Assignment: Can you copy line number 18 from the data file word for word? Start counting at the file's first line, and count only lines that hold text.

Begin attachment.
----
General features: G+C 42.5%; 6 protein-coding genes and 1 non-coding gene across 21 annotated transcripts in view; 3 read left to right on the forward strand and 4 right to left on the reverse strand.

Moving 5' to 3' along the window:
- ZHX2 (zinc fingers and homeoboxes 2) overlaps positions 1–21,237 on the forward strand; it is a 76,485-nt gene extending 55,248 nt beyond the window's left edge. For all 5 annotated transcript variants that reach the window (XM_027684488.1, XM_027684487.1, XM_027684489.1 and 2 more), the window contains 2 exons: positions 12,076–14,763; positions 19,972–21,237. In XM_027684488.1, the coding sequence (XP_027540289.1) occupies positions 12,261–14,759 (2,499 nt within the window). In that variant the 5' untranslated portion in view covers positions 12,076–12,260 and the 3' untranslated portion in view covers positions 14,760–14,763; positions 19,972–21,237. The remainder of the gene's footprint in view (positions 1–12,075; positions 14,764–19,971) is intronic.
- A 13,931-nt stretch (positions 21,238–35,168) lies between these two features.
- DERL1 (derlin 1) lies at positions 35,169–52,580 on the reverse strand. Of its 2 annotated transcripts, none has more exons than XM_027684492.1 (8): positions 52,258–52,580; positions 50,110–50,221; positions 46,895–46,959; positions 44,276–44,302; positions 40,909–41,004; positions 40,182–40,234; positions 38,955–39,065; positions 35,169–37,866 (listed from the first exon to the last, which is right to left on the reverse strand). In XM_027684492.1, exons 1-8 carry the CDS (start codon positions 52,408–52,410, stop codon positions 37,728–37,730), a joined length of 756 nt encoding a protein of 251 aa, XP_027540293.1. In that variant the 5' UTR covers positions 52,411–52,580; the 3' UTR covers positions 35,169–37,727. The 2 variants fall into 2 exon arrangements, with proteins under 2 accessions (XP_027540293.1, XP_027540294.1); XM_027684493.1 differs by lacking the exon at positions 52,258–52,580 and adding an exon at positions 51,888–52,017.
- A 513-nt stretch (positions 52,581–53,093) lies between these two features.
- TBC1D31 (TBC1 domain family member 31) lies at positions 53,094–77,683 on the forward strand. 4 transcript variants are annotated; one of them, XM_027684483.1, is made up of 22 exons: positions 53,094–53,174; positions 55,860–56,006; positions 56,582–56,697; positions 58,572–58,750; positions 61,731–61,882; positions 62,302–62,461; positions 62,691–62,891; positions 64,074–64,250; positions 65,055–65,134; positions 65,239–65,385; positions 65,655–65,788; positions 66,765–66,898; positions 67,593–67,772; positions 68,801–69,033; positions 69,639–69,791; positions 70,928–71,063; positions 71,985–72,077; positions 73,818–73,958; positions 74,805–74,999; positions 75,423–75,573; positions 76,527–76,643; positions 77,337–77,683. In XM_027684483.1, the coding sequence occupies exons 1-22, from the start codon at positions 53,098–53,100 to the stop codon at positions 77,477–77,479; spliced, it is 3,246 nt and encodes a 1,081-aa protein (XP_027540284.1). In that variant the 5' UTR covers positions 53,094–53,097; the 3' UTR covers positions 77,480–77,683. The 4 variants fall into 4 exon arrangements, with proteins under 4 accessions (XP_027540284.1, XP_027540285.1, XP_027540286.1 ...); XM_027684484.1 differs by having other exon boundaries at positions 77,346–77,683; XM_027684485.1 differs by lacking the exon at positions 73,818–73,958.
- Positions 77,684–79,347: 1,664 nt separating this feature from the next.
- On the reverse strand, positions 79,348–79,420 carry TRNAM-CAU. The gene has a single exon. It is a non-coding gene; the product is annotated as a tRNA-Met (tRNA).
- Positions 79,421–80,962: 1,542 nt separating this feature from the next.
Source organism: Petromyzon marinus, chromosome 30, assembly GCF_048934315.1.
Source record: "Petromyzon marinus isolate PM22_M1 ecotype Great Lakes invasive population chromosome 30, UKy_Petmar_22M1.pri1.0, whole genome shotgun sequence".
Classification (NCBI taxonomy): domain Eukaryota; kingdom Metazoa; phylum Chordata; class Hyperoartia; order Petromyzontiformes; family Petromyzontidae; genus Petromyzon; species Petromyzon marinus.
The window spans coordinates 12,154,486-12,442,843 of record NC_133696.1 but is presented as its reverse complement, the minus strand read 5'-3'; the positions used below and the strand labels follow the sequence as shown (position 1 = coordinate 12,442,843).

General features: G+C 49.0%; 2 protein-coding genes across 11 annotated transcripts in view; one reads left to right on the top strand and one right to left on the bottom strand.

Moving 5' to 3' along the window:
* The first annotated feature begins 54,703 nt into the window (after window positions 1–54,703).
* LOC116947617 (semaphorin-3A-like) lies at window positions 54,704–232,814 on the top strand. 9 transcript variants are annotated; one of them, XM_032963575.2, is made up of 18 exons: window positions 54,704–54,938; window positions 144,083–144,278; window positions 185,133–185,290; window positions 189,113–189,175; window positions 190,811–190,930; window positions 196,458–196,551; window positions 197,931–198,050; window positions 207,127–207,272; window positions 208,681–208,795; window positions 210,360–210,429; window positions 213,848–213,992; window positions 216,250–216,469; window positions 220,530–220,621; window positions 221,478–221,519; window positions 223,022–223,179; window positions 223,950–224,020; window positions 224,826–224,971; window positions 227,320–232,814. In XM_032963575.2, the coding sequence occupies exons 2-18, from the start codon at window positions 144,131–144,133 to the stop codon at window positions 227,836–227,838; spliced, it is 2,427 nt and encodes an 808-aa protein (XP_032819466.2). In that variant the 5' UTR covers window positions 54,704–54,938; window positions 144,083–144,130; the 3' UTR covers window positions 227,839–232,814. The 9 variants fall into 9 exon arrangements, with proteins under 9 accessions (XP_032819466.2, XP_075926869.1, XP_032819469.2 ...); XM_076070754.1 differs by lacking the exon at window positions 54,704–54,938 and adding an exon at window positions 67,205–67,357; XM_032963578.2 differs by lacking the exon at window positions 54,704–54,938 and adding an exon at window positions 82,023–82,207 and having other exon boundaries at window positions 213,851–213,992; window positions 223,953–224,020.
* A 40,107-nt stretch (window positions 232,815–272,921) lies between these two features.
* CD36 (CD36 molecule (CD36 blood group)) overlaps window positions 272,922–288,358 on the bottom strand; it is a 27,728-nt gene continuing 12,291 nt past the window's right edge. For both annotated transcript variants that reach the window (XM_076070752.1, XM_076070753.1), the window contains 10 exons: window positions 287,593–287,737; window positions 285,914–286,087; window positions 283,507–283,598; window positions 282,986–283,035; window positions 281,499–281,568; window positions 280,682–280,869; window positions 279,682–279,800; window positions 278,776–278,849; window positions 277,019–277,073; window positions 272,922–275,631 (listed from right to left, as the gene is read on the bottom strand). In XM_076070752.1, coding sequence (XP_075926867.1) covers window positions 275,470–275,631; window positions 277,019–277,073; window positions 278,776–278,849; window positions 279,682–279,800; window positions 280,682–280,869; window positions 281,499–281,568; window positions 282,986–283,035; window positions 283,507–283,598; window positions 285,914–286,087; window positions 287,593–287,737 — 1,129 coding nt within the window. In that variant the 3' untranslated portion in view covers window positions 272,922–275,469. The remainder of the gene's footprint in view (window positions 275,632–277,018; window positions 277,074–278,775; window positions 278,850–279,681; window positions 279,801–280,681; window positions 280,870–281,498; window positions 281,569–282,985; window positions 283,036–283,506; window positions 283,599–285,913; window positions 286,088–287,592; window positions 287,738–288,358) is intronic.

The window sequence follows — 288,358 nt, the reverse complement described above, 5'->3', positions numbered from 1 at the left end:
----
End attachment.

* LOC116947617 (semaphorin-3A-like) lies at window positions 54,704–232,814 on the top strand. 9 transcript variants are annotated; one of them, XM_032963575.2, is made up of 18 exons: window positions 54,704–54,938; window positions 144,083–144,278; window positions 185,133–185,290; window positions 189,113–189,175; window positions 190,811–190,930; window positions 196,458–196,551; window positions 197,931–198,050; window positions 207,127–207,272; window positions 208,681–208,795; window positions 210,360–210,429; window positions 213,848–213,992; window positions 216,250–216,469; window positions 220,530–220,621; window positions 221,478–221,519; window positions 223,022–223,179; window positions 223,950–224,020; window positions 224,826–224,971; window positions 227,320–232,814. In XM_032963575.2, the coding sequence occupies exons 2-18, from the start codon at window positions 144,131–144,133 to the stop codon at window positions 227,836–227,838; spliced, it is 2,427 nt and encodes an 808-aa protein (XP_032819466.2). In that variant the 5' UTR covers window positions 54,704–54,938; window positions 144,083–144,130; the 3' UTR covers window positions 227,839–232,814. The 9 variants fall into 9 exon arrangements, with proteins under 9 accessions (XP_032819466.2, XP_075926869.1, XP_032819469.2 ...); XM_076070754.1 differs by lacking the exon at window positions 54,704–54,938 and adding an exon at window positions 67,205–67,357; XM_032963578.2 differs by lacking the exon at window positions 54,704–54,938 and adding an exon at window positions 82,023–82,207 and having other exon boundaries at window positions 213,851–213,992; window positions 223,953–224,020.